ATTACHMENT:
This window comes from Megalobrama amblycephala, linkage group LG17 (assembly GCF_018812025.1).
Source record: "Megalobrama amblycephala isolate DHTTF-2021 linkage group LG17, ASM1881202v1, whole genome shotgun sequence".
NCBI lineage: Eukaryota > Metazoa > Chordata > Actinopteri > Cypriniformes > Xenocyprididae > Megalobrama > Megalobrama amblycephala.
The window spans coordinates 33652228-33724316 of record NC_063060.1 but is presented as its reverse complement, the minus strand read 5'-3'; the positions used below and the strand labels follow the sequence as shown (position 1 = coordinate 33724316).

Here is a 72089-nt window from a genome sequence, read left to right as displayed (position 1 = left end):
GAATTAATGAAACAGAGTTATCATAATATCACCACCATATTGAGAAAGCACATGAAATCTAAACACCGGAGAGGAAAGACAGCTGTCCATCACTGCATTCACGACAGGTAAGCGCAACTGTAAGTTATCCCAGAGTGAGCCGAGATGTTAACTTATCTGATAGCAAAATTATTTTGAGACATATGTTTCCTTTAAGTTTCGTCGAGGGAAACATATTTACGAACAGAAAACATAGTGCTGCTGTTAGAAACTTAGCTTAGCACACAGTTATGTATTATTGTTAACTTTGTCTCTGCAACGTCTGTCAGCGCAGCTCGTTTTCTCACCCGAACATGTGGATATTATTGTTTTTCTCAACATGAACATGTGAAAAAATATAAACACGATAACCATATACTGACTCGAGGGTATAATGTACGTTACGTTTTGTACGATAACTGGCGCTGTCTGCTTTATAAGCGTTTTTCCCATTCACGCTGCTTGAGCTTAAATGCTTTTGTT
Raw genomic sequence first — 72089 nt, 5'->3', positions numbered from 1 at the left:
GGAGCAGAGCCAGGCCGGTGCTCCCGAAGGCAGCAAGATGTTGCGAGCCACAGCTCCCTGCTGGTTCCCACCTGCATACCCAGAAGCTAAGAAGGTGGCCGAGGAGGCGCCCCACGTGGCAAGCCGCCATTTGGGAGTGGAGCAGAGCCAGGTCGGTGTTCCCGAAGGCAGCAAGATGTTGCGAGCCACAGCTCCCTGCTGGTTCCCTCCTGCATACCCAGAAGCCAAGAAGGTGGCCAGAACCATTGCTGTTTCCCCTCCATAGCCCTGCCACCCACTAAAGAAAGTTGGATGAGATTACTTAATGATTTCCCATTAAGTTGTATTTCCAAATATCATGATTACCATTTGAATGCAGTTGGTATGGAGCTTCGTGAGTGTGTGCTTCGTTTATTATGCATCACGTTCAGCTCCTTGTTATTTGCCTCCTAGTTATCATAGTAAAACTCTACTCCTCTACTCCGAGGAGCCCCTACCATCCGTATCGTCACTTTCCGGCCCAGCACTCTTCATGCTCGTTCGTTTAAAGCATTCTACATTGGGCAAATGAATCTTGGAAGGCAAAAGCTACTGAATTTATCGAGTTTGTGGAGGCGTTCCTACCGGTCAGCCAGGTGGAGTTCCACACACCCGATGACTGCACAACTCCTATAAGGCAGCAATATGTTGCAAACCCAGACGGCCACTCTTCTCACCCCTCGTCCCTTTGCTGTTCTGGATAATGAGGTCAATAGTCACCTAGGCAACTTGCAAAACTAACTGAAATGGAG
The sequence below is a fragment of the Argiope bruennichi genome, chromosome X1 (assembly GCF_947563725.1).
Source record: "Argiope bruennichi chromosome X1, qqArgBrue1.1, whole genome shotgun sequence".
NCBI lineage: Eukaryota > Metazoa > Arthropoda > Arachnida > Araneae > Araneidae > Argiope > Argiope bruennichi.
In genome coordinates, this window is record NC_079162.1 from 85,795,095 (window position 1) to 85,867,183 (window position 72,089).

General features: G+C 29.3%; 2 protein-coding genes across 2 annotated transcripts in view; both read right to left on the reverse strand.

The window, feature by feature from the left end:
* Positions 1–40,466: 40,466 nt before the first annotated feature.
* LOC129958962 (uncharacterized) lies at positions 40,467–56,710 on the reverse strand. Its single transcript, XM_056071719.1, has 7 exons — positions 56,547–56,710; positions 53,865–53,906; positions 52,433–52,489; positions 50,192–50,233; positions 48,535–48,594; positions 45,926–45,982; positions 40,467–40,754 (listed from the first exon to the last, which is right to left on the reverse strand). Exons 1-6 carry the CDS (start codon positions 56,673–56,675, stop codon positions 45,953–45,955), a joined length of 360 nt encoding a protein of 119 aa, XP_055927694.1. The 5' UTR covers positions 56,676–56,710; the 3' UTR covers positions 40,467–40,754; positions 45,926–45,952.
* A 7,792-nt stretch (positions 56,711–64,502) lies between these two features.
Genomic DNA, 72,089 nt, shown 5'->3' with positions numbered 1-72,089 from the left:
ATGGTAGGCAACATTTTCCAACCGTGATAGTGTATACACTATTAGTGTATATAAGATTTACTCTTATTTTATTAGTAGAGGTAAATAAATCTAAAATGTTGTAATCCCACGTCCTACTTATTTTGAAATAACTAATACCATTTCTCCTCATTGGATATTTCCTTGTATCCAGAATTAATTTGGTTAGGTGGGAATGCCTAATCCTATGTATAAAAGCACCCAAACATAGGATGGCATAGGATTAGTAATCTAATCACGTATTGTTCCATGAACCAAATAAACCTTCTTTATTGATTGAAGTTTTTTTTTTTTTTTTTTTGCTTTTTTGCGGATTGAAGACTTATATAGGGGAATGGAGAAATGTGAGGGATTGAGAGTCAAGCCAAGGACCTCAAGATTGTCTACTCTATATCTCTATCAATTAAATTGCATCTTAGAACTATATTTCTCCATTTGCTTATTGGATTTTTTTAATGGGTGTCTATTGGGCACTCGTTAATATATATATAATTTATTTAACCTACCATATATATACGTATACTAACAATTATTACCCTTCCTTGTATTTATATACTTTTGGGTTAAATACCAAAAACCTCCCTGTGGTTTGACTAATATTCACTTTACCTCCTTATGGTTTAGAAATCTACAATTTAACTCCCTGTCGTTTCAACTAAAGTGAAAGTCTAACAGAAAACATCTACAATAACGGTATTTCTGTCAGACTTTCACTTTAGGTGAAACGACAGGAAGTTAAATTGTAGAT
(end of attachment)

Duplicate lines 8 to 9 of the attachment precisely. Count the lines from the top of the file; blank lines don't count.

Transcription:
GGAGCAGAGCCAGGCCGGTGCTCCCGAAGGCAGCAAGATGTTGCGAGCCACAGCTCCCTGCTGGTTCCCACCTGCATACCCAGAAGCTAAGAAGGTGGCCGAGGAGGCGCCCCACGTGGCAAGCCGCCATTTGGGAGTGGAGCAGAGCCAGGTCGGTGTTCCCGAAGGCAGCAAGATGTTGCGAGCCACAGCTCCCTGCTGGTTCCCTCCTGCATACCCAGAAGCCAAGAAGGTGGCCAGAACCATTGCTGTTTCCCCTCCATAGCCCTGCCACCCACTAAAGAAAGTTGGATGAGATTACTTAATGATTTCCCATTAAGTTGTATTTCCAAATATCATGATTACCATTTGAATGCAGTTGGTATGGAGCTTCGTGAGTGTGTGCTTCGTTTATTATGCATCACGTTCAGCTCCTTGTTATTTGCCTCCTAGTTATCATAGTAAAACTCTACTCCTCTACTCCGAGGAGCCCCTACCATCCGTATCGTCACTTTCCGGCCCAGCACTCTTCATGCTCGTTCGTTTAAAGCATTCTACATTGGGCAAATGAATCTTGGAAGGCAAAAGCTACTGAATTTATCGAGTTTGTGGAGGCGTTCCTACCGGTCAGCCAGGTGGAGTTCCACACACCCGATGACTGCACAACTCCTATAAGGCAGCAATATGTTGCAAACCCAGACGGCCACTCTTCTCACCCCTCGTCCCTTTGCTGTTCTGGATAATGAGGTCAATAGTCACCTAGGCAACTTGCAAAACTAACTGAAATGGAG
The sequence below is a fragment of the Argiope bruennichi genome, chromosome X1 (assembly GCF_947563725.1).